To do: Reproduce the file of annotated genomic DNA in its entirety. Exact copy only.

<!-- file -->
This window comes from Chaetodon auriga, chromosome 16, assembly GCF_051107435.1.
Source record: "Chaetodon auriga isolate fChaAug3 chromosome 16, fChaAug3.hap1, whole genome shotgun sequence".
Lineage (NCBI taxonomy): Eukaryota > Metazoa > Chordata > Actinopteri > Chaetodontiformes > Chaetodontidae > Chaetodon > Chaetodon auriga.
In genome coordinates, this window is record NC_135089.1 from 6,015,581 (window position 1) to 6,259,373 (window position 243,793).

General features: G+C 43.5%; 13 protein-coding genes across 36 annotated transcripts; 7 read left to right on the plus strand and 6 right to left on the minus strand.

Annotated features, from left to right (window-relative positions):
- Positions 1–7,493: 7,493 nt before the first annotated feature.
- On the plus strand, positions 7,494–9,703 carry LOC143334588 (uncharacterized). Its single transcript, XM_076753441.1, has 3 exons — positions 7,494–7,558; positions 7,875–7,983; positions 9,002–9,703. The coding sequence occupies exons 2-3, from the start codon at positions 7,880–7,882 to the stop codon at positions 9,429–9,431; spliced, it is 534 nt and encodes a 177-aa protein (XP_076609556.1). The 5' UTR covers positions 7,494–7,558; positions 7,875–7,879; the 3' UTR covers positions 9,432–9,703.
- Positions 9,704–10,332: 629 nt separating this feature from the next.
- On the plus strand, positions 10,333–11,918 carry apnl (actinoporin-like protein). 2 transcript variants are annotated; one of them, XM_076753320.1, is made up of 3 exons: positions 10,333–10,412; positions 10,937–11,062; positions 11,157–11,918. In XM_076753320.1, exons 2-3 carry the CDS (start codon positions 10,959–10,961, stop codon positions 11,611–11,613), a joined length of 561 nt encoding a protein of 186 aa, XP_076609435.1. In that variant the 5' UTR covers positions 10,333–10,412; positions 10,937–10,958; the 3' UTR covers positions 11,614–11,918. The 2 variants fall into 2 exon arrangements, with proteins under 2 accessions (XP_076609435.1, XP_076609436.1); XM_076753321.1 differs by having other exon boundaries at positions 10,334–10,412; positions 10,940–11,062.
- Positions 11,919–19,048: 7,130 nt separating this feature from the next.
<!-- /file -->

This window comes from Chaetodon auriga, chromosome 16, assembly GCF_051107435.1.
Source record: "Chaetodon auriga isolate fChaAug3 chromosome 16, fChaAug3.hap1, whole genome shotgun sequence".
Lineage (NCBI taxonomy): Eukaryota > Metazoa > Chordata > Actinopteri > Chaetodontiformes > Chaetodontidae > Chaetodon > Chaetodon auriga.
In genome coordinates, this window is record NC_135089.1 from 6,015,581 (window position 1) to 6,259,373 (window position 243,793).

General features: G+C 43.5%; 13 protein-coding genes across 36 annotated transcripts; 7 read left to right on the plus strand and 6 right to left on the minus strand.

Annotated features, from left to right (window-relative positions):
- Positions 1–7,493: 7,493 nt before the first annotated feature.
- On the plus strand, positions 7,494–9,703 carry LOC143334588 (uncharacterized). Its single transcript, XM_076753441.1, has 3 exons — positions 7,494–7,558; positions 7,875–7,983; positions 9,002–9,703. The coding sequence occupies exons 2-3, from the start codon at positions 7,880–7,882 to the stop codon at positions 9,429–9,431; spliced, it is 534 nt and encodes a 177-aa protein (XP_076609556.1). The 5' UTR covers positions 7,494–7,558; positions 7,875–7,879; the 3' UTR covers positions 9,432–9,703.
- Positions 9,704–10,332: 629 nt separating this feature from the next.
- On the plus strand, positions 10,333–11,918 carry apnl (actinoporin-like protein). 2 transcript variants are annotated; one of them, XM_076753320.1, is made up of 3 exons: positions 10,333–10,412; positions 10,937–11,062; positions 11,157–11,918. In XM_076753320.1, exons 2-3 carry the CDS (start codon positions 10,959–10,961, stop codon positions 11,611–11,613), a joined length of 561 nt encoding a protein of 186 aa, XP_076609435.1. In that variant the 5' UTR covers positions 10,333–10,412; positions 10,937–10,958; the 3' UTR covers positions 11,614–11,918. The 2 variants fall into 2 exon arrangements, with proteins under 2 accessions (XP_076609435.1, XP_076609436.1); XM_076753321.1 differs by having other exon boundaries at positions 10,334–10,412; positions 10,940–11,062.
- Positions 11,919–19,048: 7,130 nt separating this feature from the next.